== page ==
By Eman Abusidu
As a boy, Mahmoud Hussein fled from his homeland of Palestine as a direct result of the Six-Day War in June 1967. He eventually sought refuge in Brazil. He was 13 years old at the time.
Hailing from the village of Yalu, which was occupied by Israel during the war, he told me what happened on that fateful day. “When the Israeli army entered the village, we were forced to go outside,” he explains. “People were running away with neither food nor drink. My mother was injured seriously and she died in front of us. We buried her near our house. May she rest in peace.”
That little boy went on to become a businessman 10,631km from his home in Palestine. His story is one of many which illustrate that the Palestinian refugees are living examples of patience and, in many cases, success. Neither the trauma of homelessness nor the pain of their loss broke them. On the contrary, it made them stronger. “Our homeland,” insists Hussein, “lives within us. We will never give up our birthright.”
It is every Palestinian’s destiny to carry his or her homeland in the diaspora. Exactly 53 years ago, Israel seized the remaining Palestinian territories of the West Bank, East Jerusalem and Gaza Strip. The Six Day War was a turning point for the entire region, not just the Palestinians.
Nineteen years after the 1948 Nakba (Catastrophe) of the creation of the state of Israel in Palestine, the Zionist state carried out a second wave of expulsions of Palestinians from their homeland. The Nakba resulted in 750,000 Palestinians being driven from their homes; the 1967 Naksa (Setback) saw another 420,000 forced to leave. The connection to their land is so strong though that even now, decades later, Palestinian refugees fight hard to exercise their legitimate right to return. The struggle has been passed down over the generations, as have the keys to their lost homes.
For Hussein and other Palestinians, the suffering has not ended; the memories are still painful. As he recalls those days in 1967, tears come to his eyes. “We walked through valleys full of thorns and got lost. My 98-year-old grandmother was with us, and we had to carry her on our backs from time to time.” After fifteen days, Hussein and the rest of his family who survived the occupation of their home finally reached Jordan. “There, things got better somehow. My uncles lived in Jordan, so we stayed with them for a year and a half, until we managed to get in touch with my father who was studying in Brazil at that time. He had a scholarship to study agriculture with help from the Jordanian government.”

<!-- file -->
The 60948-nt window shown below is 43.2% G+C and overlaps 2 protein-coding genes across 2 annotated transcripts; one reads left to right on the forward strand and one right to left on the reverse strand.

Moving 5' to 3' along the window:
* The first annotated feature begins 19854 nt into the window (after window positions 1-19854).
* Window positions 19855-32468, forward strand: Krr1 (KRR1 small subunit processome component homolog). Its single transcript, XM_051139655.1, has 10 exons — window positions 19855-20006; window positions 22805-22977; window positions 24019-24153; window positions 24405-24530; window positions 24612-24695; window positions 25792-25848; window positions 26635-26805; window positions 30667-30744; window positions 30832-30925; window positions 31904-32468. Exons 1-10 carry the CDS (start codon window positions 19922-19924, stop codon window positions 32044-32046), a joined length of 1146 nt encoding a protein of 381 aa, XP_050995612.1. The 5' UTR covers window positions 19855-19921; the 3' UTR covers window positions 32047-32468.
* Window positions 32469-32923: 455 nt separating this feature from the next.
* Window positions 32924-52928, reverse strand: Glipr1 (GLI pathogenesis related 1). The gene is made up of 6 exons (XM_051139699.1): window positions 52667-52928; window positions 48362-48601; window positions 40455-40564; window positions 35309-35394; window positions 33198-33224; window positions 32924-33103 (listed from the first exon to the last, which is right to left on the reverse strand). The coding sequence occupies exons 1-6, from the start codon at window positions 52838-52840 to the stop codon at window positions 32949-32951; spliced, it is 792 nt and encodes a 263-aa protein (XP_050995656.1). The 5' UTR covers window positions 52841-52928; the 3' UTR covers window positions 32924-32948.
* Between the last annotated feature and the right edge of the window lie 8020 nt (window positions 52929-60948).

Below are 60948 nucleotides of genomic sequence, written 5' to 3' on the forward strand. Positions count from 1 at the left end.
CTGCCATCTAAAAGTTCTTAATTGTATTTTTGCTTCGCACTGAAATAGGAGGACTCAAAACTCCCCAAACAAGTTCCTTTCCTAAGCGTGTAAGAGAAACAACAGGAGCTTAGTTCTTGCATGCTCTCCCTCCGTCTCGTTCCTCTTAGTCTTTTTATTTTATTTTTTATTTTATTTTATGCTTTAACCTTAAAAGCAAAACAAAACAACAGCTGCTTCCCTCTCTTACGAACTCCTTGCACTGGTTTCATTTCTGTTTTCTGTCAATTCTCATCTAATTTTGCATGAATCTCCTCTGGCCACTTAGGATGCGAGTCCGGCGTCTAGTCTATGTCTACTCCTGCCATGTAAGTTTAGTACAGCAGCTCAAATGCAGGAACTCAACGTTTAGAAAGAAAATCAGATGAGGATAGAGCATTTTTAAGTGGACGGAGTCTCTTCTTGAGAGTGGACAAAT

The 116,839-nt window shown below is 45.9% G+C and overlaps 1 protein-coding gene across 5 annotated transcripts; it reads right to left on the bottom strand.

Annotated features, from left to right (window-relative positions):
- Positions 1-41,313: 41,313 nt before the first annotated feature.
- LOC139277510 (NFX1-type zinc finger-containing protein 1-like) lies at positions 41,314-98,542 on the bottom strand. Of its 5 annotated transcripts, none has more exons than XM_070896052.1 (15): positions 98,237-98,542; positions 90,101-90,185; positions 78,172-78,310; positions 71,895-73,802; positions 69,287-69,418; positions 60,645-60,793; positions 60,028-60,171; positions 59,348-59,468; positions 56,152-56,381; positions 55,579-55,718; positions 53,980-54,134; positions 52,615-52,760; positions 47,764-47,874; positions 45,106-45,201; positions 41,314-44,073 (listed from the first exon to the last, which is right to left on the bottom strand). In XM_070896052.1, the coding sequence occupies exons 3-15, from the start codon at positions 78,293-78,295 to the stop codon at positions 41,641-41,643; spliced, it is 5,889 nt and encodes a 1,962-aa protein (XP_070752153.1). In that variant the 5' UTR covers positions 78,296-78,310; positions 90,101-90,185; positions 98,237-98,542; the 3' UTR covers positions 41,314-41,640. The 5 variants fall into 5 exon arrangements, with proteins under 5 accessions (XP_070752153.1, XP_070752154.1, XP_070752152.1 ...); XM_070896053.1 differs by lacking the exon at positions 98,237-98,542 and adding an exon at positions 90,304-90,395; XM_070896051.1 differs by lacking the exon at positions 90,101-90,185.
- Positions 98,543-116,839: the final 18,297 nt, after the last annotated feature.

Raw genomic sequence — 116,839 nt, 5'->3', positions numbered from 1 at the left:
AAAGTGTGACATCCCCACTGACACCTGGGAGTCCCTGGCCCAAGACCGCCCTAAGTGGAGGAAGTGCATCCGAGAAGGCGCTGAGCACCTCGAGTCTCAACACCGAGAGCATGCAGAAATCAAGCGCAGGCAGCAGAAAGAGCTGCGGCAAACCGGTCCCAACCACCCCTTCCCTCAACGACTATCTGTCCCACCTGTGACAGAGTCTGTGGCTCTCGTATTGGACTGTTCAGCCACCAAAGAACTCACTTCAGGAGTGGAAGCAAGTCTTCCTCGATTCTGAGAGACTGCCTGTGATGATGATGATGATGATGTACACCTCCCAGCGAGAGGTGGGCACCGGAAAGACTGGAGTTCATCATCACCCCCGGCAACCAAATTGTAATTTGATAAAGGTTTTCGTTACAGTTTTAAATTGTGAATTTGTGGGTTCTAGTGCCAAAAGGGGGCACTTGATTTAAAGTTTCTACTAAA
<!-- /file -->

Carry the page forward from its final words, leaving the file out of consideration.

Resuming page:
Millions of Palestinians still live in exile from the land that their families had lived in and farmed for generations. History has moved on since they arrived in their host countries where they thought they would stay for a few weeks or months, but ended up staying a lifetime. “Everything happened so quickly,” Hussein tells me, “and we couldn’t carry anything with us. However, in Brazil, we started our business.” The family opened a little store at first; then a chain of stores with more than 200 workers.
For Palestinian refugees in the diaspora, economic success means nothing unless it is accompanied by social development. “Now that we have successful businesses, our duty is to succeed socially and culturally by teaching the new generations about our right and desire to return to Palestine,” Hussein points out. “Whether it is next year, or in 50 or 100 years, we will return to Palestine.”
UN General Assembly Resolution 194 is explicit about the right to return: “Refugees wishing to return to their homes and live at peace with their neighbours should be permitted to do so at the earliest practicable date, and compensation should be paid for the property of those choosing not to return and for loss of or damage to property which, under principles of international law or in equity, should be made good by the Governments or authorities responsible.”
Nevertheless, Israel refuses to comply with this and other resolutions and laws governing the status of refugees which affirm the Palestinian right to return to their original homes and land. Allowing them to do so was a condition of Israel’s membership of the UN; it is a condition that has been ignored by the state and the international organisation.
Every generation of Palestinians inherits the yearning for freedom. Palestinians will continue to seek a just peace that will provide future generations with their birthright; their land will be returned, one way or another. That was always the certainty in our grandparents’ hearts, and it remains with us today. There can be neither justice nor peace without resolving the plight of the 1948 and 1967 refugees and everyone who has since been displaced by Israel’s colonial occupation. Palestinians want peace, but it cannot come about as long as the occupation continues and Palestinians are denied their rights.
“Israel constantly tries to taint the reputation of the Palestinian people, and yet we are persistent and hard-working people,” concludes Mahmoud Hussein. “The most important thing which Israel must know is that we won’t give up our homeland. We have no life if we don’t return to what is ours by right.”